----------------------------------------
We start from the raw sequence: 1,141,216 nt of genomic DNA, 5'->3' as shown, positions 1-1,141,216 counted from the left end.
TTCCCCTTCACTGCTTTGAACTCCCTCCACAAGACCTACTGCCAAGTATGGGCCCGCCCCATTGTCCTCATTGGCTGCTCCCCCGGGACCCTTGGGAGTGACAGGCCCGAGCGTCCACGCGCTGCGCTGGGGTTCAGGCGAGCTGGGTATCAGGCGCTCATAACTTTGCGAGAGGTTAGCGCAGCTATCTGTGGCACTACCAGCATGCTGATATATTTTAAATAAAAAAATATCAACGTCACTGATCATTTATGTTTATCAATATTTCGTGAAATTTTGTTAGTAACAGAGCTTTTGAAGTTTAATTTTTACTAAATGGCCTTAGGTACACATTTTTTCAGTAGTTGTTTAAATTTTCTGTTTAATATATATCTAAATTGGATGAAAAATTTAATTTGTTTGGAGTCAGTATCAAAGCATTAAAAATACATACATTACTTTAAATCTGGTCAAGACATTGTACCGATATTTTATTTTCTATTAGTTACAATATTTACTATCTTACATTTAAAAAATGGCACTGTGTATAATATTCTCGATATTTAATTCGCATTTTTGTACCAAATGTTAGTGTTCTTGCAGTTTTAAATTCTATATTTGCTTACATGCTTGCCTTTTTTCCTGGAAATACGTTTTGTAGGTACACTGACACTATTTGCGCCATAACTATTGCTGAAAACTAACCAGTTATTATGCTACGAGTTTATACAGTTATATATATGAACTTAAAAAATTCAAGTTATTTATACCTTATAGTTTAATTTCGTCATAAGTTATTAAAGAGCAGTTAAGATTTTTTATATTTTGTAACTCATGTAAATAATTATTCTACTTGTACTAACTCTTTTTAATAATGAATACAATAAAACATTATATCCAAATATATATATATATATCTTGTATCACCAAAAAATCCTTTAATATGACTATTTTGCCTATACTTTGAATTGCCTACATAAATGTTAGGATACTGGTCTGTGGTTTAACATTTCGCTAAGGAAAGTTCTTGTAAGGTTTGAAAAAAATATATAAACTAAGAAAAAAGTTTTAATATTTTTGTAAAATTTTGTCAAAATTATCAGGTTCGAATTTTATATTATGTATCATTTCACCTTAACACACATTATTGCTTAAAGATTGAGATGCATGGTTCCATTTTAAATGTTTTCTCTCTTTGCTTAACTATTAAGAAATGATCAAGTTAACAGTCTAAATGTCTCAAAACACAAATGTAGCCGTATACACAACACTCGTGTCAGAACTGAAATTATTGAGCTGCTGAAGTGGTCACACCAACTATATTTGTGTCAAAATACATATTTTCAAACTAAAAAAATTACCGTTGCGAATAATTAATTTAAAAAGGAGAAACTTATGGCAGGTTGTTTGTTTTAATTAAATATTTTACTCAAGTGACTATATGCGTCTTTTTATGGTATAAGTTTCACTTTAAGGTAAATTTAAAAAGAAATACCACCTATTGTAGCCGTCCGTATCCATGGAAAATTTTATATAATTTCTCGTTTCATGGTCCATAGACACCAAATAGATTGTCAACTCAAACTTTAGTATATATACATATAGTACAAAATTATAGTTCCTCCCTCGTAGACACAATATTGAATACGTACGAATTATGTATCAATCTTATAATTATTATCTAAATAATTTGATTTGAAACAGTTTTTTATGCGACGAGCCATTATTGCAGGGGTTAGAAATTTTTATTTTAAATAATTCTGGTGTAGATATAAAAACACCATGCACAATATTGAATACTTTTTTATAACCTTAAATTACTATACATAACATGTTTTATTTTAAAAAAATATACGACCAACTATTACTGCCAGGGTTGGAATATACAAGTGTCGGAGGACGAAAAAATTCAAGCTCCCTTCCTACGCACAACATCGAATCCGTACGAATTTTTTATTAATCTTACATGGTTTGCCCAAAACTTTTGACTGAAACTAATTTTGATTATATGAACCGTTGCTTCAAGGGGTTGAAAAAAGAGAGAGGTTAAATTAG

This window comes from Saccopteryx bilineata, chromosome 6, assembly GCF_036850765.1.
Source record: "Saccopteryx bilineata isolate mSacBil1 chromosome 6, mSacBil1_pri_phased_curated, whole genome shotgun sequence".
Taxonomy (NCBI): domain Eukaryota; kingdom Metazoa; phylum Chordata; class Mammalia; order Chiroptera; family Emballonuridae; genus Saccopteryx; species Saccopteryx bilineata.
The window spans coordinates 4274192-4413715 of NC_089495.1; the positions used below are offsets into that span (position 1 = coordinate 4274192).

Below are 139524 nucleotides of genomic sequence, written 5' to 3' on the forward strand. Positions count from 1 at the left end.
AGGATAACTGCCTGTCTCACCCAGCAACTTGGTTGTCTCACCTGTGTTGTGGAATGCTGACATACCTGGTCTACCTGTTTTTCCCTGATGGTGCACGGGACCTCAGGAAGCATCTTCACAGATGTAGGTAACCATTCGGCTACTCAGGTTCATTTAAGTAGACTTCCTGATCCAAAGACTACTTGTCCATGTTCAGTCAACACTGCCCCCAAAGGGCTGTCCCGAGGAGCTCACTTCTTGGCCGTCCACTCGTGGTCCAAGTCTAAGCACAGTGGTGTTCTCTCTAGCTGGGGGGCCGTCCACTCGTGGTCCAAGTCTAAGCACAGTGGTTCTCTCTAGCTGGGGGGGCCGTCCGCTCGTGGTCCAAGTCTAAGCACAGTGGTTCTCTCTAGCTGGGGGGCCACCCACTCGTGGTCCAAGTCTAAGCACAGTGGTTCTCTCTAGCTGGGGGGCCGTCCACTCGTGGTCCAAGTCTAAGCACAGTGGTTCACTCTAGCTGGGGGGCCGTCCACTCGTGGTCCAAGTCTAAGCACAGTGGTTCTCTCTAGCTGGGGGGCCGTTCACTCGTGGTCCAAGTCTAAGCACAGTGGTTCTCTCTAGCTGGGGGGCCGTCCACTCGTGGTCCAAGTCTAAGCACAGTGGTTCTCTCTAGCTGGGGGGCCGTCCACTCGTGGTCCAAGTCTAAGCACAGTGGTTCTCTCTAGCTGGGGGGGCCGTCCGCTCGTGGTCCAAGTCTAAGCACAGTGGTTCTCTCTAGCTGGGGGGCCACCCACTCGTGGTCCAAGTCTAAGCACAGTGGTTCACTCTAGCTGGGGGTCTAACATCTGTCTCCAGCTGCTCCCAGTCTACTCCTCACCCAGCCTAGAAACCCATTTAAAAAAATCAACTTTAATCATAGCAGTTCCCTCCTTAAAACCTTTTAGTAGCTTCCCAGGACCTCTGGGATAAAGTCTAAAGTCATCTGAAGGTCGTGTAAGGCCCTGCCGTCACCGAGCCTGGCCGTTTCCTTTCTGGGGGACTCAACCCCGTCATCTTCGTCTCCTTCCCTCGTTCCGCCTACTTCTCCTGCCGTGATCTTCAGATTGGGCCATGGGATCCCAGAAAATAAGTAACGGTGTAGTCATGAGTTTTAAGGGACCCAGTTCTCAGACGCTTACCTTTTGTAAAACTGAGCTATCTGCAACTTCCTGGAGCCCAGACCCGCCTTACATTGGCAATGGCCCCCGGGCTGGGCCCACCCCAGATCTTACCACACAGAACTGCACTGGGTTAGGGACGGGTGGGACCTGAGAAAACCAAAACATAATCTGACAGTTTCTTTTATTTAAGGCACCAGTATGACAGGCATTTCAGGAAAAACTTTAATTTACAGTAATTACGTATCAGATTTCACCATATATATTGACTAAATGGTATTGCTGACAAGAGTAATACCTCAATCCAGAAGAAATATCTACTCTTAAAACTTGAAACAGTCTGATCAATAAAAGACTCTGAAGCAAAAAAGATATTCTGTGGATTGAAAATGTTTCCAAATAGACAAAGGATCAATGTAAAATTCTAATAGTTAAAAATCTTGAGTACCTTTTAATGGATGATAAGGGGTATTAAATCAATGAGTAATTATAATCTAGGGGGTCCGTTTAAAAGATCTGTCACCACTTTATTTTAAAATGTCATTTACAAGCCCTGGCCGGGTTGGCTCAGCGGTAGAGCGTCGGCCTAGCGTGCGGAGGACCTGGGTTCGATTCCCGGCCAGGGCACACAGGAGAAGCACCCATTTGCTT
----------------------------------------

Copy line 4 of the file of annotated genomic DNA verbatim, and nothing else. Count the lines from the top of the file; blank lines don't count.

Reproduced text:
Source record: "Saccopteryx bilineata isolate mSacBil1 chromosome 6, mSacBil1_pri_phased_curated, whole genome shotgun sequence".